I haven't been on here in a little while.  I first found this site when my husband was diagnosed with PLEVA in Sept.  He was told it was everything from bugbites to possibly MRSA.  The family practice docs got it wrong (which I now know is common), but a local derm. told us about Mucha Habermann disease (basically another form of PLEVA, just on other side of spectrum).  My husband was biopsied and had those results transferred to a hospital in a bigger city near us.  The first derm warned my husband that some doctors' theories say that this break-out can indicate types of cancer.  When we got the results at the hospital, from a doctor that had a little more experience in PLEVA/PLC, he told us that those biopsies would indicate cancer if it was present.  He said it was not.   He also said that this usually clears up on its own, but did give my husband tetrycycline to take.  My husband has been on this since then, with a couple weeks break after the first bottle.  We didn't believe it was too healthy to stay on antibiotics for a very extended amount of time.  He began to clear up after a couple of weeks on the antibiotic.  I must also state that we tried everything that I have heard from the hours of research I have done here and on other sites.  These are all that we did....my husband changed his diet (cut out wheat products, which is in practically everything you eat...we stuck to lean meats and veggies mostly for a couple of weeks).  He did a detox that we got from a drugstore (I was told by a PA to make sure he got a detox system that was pharmaceutical quality, otherwise if you get one from the shelf at Walmart or somewhere, they are full of fillers like sawdust!!).  He also stopped smoking.  That was a HUGE effort for him, but he did it!  He went once to the tanning bed, for about 3 or 4 minutes.  We did all of these things around the same time, and included prayer (all that we could get!).  So it's hard to say exactly what cleared him...I tend to think prayer helped the most!  He has been clear for a while now, but he just developed a bump about a week ago, on his arm that we are watching.  He said it could be the same thing...but I must say, other than the smoking, he is back to the same routines.... only did the diet and detox thing for about 2 weeks.  So, that's the info I have.  Hope it helps someone.  I don't know about the things we tried, but I think it is worth a shot.  We are getting back to praying hard for the recent bump...guess we'll see.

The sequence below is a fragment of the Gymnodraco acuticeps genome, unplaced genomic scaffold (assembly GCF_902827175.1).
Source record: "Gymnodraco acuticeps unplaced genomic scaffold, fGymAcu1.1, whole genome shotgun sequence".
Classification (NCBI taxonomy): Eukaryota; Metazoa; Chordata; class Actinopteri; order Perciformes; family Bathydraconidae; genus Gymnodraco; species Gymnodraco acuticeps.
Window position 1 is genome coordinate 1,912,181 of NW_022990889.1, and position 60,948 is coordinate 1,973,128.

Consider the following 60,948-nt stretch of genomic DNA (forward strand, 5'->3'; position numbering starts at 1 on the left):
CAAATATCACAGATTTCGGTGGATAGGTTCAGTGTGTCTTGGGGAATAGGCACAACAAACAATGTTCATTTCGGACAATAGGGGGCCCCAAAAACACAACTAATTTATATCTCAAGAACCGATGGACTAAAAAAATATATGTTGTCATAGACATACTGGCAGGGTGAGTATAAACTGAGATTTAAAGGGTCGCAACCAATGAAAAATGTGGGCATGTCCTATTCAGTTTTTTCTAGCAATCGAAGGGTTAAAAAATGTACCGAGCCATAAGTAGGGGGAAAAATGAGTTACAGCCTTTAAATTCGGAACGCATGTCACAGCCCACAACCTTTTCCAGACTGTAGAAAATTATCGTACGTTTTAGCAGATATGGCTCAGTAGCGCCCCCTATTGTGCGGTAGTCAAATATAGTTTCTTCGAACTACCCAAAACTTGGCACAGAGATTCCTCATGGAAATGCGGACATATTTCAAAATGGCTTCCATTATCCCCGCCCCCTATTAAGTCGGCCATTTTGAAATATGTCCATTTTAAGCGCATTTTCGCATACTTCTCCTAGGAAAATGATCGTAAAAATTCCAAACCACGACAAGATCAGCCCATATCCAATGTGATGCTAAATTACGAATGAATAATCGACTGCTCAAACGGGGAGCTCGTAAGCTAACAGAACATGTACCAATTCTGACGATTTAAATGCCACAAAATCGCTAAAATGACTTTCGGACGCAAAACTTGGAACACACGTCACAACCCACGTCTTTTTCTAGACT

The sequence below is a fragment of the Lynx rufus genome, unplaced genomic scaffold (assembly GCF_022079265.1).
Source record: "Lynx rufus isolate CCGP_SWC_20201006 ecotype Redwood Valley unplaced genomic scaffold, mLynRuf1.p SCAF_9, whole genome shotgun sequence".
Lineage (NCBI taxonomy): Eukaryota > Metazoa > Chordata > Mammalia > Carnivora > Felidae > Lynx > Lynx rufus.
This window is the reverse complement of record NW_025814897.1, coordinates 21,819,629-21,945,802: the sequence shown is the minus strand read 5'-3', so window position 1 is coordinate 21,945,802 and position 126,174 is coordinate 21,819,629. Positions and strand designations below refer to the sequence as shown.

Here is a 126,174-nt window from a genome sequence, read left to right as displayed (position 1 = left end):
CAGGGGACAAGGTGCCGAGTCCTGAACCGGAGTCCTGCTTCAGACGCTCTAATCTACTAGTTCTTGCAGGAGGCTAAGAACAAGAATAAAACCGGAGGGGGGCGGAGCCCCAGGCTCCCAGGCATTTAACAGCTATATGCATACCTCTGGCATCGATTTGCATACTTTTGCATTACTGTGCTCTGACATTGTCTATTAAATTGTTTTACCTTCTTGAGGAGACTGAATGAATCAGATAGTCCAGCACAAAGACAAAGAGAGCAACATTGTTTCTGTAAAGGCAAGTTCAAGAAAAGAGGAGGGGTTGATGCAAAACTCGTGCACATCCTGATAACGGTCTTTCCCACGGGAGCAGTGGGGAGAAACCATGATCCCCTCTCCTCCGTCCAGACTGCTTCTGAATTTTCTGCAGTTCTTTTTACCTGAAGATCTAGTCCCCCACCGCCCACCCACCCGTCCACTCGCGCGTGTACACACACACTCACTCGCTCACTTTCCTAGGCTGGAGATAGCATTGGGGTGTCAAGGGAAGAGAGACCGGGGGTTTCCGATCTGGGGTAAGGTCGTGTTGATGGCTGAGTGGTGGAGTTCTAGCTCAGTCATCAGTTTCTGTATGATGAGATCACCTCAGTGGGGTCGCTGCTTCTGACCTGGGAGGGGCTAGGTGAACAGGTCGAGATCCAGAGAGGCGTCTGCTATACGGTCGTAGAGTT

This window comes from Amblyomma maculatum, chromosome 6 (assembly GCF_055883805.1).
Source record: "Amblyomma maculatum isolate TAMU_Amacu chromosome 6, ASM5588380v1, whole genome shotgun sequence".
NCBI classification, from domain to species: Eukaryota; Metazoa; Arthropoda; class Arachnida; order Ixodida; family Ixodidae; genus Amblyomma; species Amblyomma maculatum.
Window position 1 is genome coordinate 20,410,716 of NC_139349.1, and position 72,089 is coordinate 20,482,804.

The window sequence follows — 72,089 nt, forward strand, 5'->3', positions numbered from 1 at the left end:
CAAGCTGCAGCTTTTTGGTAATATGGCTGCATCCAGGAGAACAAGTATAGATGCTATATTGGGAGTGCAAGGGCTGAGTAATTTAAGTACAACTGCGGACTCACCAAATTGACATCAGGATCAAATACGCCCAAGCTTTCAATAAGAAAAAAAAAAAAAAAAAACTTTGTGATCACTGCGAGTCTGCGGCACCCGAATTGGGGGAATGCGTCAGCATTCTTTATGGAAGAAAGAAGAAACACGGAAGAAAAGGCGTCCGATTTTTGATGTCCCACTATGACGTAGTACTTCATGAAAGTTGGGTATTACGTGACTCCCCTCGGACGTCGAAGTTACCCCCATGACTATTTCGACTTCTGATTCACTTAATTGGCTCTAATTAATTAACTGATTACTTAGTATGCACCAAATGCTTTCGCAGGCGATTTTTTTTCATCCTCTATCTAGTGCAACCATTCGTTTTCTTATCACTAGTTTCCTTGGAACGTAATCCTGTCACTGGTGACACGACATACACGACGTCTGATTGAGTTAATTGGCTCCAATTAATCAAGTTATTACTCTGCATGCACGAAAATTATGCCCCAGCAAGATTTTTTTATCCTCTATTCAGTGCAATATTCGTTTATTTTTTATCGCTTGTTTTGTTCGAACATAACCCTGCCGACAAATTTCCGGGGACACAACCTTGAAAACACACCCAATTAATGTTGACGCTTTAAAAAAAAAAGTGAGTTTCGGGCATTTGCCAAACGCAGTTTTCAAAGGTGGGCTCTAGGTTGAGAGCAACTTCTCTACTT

God Bless,
April

Offline pokeypup

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Re: Pityriasis Lichenoides Chronica
« Reply #564 on: Thursday January 22, 2009, 09:06:53 AM »
Hi everyone. My name is Mary and I've had PLC for 2years now. Was on MTX (methotrexate) for a year and a half, which worked, but I hated the side effects and was scared for my liver.  I have since started phototherapy 3x/wk per my derm's reccomendation.  I've had 10 treatments so far and I think I might see some results ???  But the problem is, I am soooo itchy.  My PLC was NEVER itchy before, but since i've started phototherapy, my body is so itchy. Was wondering if anyone here has had success with phototherapy. I need some hope please. My PLC has spread to my face   :(  I am so depressed and I am even thinking of going back on MTX and learning to live with the side effects....HELP!!!

Depressed and Frustrated in Seattle,

Mary  :'(

Offline BLX42

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Re: Pityriasis Lichenoides Chronica
« Reply #565 on: Friday January 23, 2009, 02:24:57 PM »